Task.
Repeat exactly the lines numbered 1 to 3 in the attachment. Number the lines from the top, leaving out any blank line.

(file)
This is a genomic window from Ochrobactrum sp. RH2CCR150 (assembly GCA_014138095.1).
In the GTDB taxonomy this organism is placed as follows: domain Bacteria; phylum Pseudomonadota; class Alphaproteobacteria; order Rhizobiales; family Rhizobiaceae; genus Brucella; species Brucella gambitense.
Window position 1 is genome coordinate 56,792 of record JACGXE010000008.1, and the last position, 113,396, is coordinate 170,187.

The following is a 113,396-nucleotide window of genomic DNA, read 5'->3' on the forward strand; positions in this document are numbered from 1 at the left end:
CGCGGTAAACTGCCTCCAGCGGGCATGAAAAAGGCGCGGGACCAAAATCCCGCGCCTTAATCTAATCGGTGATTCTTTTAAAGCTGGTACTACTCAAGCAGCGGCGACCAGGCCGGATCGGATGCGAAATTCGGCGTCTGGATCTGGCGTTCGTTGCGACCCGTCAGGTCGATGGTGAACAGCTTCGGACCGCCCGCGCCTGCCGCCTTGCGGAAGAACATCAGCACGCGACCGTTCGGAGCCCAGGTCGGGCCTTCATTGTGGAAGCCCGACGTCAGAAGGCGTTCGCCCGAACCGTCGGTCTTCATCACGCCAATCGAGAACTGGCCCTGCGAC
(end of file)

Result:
This is a genomic window from Ochrobactrum sp. RH2CCR150 (assembly GCA_014138095.1).
In the GTDB taxonomy this organism is placed as follows: domain Bacteria; phylum Pseudomonadota; class Alphaproteobacteria; order Rhizobiales; family Rhizobiaceae; genus Brucella; species Brucella gambitense.
Window position 1 is genome coordinate 56,792 of record JACGXE010000008.1, and the last position, 113,396, is coordinate 170,187.